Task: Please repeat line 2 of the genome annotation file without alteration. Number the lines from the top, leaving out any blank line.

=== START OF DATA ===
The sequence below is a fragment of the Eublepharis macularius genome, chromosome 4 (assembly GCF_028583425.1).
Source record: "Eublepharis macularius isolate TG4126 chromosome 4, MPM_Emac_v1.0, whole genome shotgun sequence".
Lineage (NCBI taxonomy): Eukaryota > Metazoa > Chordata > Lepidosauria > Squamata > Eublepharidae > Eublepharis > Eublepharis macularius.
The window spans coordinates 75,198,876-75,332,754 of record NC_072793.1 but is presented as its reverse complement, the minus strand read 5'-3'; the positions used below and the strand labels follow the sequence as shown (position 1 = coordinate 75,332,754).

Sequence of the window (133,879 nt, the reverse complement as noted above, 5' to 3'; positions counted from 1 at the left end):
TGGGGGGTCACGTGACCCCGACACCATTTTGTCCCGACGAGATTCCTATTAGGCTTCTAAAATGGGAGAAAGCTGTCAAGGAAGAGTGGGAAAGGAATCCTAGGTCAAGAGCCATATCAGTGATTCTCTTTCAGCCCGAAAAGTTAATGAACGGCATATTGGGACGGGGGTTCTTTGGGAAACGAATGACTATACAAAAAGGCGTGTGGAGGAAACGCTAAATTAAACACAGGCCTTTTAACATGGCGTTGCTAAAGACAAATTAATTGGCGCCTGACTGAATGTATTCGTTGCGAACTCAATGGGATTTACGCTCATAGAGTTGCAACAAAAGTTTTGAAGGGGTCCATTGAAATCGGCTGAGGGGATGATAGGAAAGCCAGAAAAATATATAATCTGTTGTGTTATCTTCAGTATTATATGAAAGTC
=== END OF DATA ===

Source record: "Eublepharis macularius isolate TG4126 chromosome 4, MPM_Emac_v1.0, whole genome shotgun sequence".